Monday dawned cloudy but very warm so Ty and I decided to visit the nearby Mayan ruin site of Dzibilchaltun, about 15 kilometers north of Merida. On our last visit to Merida seven years ago, we had ridden bikes to this place; unfortunately, on that occasion Ty’s bike had crapped out, leaving him with only one working pedal to get back home, not a very happy scene. So, this time we decided to take public transport. One website we read recommended taking a hired combi (minibus taxi) from San Juan park south of the main plaza, so we jumped aboard a city bus, walked a few blocks to the park, and negotiated a (ridicuously large) fare with a sleepy driver to take us out to the site. We knew that we’d agreed to pay way too much when the driver jumped up from his prone position on one of the back seats and made the sign of the cross while gazing heavenward in thanks before hopping into the driver’s seat and heading down the road.
We were amazed at how much farther north the city had expanded in seven years; what before had been large tracts of undeveloped land was now miles and miles of new shopping malls, big box stores, and auto malls along a ten lane highway. After turning off the main Merida-Progreso highway, our driver pulled over to pick up a couple of local people who were also heading towards Dzibilchaltun. I watched steaming in the back seat as the driver took money from them (and in Spanish told them how much we were paying as they all laughed) for what was supposed to be the private ride for which we’d negotiated a huge sum of money. If he’d asked us, we would have let them ride with us for free; but when he took money from them, that was too much. When we reached the site, I mustered my Spanish to tell the driver off; demanding to know how much the others had paid him for our ride, I deducted that amount from what we paid him.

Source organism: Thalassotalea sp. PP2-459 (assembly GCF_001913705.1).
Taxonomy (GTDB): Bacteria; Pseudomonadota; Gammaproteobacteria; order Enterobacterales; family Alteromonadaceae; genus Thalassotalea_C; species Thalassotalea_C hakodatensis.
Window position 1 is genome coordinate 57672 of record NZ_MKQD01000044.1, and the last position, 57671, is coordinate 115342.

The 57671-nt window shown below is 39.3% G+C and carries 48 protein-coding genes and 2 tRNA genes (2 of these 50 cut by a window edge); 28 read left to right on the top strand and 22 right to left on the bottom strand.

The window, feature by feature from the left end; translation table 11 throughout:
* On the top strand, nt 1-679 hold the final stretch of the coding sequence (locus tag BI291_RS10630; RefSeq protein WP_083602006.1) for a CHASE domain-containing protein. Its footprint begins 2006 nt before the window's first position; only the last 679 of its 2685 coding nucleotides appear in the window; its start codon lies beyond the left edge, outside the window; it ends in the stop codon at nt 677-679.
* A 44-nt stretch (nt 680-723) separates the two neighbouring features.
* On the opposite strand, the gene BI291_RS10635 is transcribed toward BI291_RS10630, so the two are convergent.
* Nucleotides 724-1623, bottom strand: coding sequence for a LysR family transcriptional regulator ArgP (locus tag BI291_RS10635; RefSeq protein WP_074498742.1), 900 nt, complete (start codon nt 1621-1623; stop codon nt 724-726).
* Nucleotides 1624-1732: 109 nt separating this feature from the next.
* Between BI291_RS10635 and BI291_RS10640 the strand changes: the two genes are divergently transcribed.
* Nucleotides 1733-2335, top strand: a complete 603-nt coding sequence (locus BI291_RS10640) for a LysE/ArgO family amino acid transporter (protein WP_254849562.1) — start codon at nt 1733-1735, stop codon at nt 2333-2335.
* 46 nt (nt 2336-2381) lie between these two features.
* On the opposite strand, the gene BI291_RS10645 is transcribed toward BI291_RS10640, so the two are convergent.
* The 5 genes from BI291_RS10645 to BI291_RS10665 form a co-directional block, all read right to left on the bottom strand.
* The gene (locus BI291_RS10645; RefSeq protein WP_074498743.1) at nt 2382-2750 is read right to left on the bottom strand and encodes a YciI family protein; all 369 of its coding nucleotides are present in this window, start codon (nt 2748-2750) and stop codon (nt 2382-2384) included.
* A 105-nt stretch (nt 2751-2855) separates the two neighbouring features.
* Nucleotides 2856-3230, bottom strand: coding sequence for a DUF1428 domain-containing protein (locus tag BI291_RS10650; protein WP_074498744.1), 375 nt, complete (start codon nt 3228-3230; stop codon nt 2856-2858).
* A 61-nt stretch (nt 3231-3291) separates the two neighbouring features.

The last time that we’d visited this place, we had been the only ones on the site. Today, though, there were several tour groups, likely from one of the cruise ships that comes into nearby Progreso on Mondays and Wednesdays. Once again, I was surprised to hear so many American accents all in one place (the last time this happened was in St Lucia on cruise ship day). It is still possible to climb the structures here and from the top of one small pyramid, we caught a beautiful breeze and could see far in all directions.
Down at ground level it was very hot and humid. After walking around the open chapel and through the main plaza, we headed towards the large cenote (fresh water sinkhole) in which many of the visitors were swimming, watching them from a nearby structure.
Although these waters seem clean, since there are fresh water organisms in Mexico which can give serious disease, neither of us swam.
As we climbed the stones, Ty’s flip-flop broke – damn! However, ingeniously, he was able to repair it using one of my string bracelets and a small piece of wood – huzzah! – enabling him to continue our walking tour.
Many small, almost invisible, lizards zoomed out of our way as we walked. Larger ones, almost the same colour as the ground, sunned themselves on the warm rocks.